No Marshmallows, Just Term Papers
Amazon. com: An E-Commerce Retailer
HEADING INTO THE SECOND QUARTER OF 2003, JEFF BEZOS, FOUNDER AND CEO OF Amazon.com, could look back over the last couple sets of quarterly numbers for Amazon.com and be proud. Under pressure from the financial markets to abandon the company's oft-stated goal of sacrificing short-term profits for building long-term growth, market share, and increased shareholder value, Bezos proved that his online retail business model could produce operating profits. Now that Bezos had that issue taken care of, there were a number of new ones that needed to be addressed. Outside the overall economic malaise of the U.S. and world economies, the Internet Tax Moratorium law was up for renewal in November, with no assurance of its being extended, and online stalwarts eBay and Yahoo! were expanding into Amazon.com's markets. Bezos was faced with the task of developing an effective differentiating enterprisewide strategy if Amazon.com was to survive and prosper against aggressive competition over the intermediate and long-term futures.
Amazon.com is considered to be the premier online retailer in the world. Although it originally started out selling only books, it has expanded into numerous other product lines, as shown in Exhibit 1. Some of these product lines include CDs, DVDs, and videos. However, in order to offer as large a product line as possible, Amazon.com has entered into contracts with numerous retail partners, such as The Gap and Eddie Bauer, to sell their goods through Amazon.com's web site. Some of these partnership agreements involve Amazon.com running another company's own web site. This type of partnership, known as "powered by Amazon," allows companies to use Amazon.com technology and patented web site capabilities, such as 1 -Click Ordering. Two well known retailers who have participated in this type of arrangement are Target and Toys 'R' Us.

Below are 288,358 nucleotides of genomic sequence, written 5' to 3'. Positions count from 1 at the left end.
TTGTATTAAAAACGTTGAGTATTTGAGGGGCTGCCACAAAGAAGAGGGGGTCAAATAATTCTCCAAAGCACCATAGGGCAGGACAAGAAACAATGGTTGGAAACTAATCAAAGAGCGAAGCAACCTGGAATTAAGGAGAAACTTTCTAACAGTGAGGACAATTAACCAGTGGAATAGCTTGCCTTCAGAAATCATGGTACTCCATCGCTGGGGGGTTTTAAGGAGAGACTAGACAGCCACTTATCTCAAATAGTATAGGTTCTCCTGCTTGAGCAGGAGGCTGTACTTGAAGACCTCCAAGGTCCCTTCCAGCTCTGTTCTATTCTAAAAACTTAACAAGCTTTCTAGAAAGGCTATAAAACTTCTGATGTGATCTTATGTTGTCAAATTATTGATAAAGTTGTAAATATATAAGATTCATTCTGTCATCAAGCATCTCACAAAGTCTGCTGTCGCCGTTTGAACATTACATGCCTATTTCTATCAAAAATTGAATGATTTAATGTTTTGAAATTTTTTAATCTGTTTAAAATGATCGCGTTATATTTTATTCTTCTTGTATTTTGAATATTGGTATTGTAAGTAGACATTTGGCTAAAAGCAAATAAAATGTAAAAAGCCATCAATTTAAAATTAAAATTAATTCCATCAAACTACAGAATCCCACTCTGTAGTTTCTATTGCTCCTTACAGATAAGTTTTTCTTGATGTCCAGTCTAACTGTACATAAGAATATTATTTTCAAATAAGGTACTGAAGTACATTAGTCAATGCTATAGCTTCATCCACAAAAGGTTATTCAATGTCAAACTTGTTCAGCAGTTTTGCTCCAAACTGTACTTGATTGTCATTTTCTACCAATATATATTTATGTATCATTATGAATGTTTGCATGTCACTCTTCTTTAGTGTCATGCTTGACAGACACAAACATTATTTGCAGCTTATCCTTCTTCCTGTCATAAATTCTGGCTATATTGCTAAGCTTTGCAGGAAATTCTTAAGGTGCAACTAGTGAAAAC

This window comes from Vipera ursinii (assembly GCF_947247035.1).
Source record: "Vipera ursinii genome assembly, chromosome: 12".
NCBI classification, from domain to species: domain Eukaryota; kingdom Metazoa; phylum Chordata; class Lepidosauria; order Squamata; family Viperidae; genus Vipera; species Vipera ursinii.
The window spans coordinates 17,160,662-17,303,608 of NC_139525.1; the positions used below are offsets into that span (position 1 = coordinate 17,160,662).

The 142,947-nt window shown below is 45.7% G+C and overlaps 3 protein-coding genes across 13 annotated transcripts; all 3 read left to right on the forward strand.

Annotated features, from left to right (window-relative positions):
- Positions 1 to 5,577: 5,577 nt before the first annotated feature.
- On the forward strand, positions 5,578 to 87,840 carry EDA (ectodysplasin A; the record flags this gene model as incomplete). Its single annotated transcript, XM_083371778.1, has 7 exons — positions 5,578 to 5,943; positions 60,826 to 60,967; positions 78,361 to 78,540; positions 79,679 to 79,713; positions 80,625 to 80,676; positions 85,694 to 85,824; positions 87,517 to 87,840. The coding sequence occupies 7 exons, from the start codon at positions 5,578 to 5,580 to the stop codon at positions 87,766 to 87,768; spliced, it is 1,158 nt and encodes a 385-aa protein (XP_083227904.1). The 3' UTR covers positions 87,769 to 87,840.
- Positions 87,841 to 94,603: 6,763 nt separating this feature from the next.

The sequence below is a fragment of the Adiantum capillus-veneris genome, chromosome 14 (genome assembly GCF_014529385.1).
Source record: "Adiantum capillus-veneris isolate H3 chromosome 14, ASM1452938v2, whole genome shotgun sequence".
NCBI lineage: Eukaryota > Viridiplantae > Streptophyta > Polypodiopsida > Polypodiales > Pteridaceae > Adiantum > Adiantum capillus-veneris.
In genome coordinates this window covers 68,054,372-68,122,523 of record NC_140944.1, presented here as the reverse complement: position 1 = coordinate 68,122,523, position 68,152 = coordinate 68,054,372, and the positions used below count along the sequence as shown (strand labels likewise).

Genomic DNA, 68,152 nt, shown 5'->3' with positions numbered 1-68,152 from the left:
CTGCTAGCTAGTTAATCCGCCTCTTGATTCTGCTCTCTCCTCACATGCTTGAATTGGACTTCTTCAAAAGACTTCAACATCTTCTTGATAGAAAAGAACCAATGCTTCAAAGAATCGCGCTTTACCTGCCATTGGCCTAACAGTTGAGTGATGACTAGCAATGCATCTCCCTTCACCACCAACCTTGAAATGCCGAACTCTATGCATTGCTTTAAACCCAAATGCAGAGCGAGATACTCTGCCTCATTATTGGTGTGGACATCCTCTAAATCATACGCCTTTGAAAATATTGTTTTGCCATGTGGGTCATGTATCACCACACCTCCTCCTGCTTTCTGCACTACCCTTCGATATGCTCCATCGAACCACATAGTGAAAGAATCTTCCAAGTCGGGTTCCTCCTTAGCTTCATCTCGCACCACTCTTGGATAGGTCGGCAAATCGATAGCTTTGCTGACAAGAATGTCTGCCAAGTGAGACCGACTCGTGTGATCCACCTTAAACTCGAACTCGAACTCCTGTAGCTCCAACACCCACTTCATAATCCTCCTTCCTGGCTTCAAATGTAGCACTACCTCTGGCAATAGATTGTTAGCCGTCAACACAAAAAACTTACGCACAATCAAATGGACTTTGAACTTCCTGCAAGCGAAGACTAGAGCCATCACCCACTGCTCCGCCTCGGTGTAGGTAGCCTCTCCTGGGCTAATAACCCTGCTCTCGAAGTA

Exhibit 1 – Product Categories: Amazon.com...